Europe is a small corner of a vast continent called Eurasia stretching from Cape Roca to Cape Dezhnyov – a vast continent with a very rich history. In that small corner, what we call the Iberian Peninsula is even smaller. For millennia, this was a minor space to which no possible conqueror gave much importance. It was the end of the Ptolemaic world – a dead end. The Romans used this corner of the world to weaken the Carthaginians and draw them away from the Italian peninsula. Many centuries later, when the Visigoths held sway here, it was the Muslims from North Africa who came to culturally enrich this marginal region of Europe. Without the multicultural richness of Al-Andalus, Western culture as we know it would not exist.
From the 15th century onwards, Europe began to lose the priority given to its centuries-old ties with Eurasia and to invade other regions of the world, separated by oceans, and expand in new directions, by sea, to the West and South, and to the far East. The story of the winners of this history is a huge trophy cabinet. The story of the losers took a long time to become known, and even today it is only partially known. Europe’s “way of living together” with these new worlds has almost always been characterized by appropriation, pillage, and violence, always in the name of noble ideologies (Christianity, civilization, progress, development, human rights, democracy). Without being unimportant, such ideologies never had the strength to counteract the essence of coexistence, which required permanent war.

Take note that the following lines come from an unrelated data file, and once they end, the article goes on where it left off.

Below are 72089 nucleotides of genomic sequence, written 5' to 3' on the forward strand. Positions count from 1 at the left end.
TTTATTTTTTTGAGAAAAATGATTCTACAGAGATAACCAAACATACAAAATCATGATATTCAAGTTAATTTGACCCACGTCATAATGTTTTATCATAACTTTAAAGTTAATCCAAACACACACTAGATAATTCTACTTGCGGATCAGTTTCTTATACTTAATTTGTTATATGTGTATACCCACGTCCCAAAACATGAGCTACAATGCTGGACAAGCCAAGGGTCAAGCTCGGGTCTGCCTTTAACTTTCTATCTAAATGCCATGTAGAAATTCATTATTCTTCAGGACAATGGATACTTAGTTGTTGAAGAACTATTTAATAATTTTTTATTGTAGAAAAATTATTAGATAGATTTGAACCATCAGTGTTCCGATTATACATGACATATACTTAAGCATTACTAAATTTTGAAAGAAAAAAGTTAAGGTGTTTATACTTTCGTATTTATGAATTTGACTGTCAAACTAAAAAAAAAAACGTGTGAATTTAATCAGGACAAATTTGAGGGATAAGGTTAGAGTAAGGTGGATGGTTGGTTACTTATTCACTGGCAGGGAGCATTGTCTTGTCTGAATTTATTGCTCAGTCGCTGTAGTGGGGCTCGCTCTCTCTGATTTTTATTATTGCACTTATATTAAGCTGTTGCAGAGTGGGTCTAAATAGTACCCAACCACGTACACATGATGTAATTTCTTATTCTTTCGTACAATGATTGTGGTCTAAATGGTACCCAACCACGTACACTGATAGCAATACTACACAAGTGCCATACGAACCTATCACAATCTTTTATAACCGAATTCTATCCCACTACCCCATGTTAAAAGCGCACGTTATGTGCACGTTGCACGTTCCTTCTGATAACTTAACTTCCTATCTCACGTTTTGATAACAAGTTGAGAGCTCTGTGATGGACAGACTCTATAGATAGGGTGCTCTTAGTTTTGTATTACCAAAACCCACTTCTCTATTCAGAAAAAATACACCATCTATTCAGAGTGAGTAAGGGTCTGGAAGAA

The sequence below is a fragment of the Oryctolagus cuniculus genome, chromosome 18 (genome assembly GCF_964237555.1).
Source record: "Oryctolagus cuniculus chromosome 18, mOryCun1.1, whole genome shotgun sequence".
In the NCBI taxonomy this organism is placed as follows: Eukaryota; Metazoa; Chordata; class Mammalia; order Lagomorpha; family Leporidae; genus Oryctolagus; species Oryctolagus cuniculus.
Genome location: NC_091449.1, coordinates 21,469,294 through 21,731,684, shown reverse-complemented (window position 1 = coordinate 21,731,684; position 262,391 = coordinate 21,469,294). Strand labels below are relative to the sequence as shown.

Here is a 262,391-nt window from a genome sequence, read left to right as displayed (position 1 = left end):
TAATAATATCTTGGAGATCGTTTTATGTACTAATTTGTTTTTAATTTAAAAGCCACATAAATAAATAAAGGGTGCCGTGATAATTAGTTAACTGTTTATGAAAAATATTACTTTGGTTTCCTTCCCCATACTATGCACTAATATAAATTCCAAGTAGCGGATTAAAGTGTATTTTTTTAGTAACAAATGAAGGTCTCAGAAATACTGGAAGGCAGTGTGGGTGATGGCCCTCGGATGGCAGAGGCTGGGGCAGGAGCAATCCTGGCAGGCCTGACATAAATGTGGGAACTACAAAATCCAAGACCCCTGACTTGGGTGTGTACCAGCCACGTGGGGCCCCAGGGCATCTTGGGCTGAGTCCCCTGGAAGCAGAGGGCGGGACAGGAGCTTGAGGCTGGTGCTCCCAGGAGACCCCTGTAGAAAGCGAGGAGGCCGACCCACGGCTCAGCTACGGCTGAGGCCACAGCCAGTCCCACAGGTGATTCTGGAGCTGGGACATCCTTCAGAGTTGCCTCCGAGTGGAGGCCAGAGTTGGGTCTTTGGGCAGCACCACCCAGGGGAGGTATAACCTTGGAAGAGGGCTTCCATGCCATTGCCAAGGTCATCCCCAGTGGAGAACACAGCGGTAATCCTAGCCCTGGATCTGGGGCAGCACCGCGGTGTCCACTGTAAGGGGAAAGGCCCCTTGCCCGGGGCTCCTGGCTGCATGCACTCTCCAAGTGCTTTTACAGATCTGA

Less well known is the fact that this “way of living together” was followed for both external and internal use. That’s why the longest period of peace that Europe has ever enjoyed lasted just over a hundred years (1815-1914), and even then there was the Franco-Prussian War in between. The second period, which began in 1945, doesn’t seem to be able to last that long. The reason lies in the original sin of European civilization considering itself superior without a global consensus on the criterion of superiority or on who had the legitimacy to define and impose it. For this reason, since the 15th century, Europe has only been able to define itself through reciprocal exclusions. Russia has sometimes been Europe, sometimes the other side of Europe. And Russia has either seen Europe as its home or as the home of the enemy. The same happened with the Balkans. Eastern Europe was barbarism for Hitler (the Poles had no Kultur) and Southern Europe was the backyard of Northern Europe, half-African by blood and lifestyle. Ireland, on the other hand, was a colony of England and was subjected to famines as severe as those Stalin imposed on Ukraine. During the Cold War, the problem of Russia was solved, not by dividing Russia, but by dividing Europe into two blocs.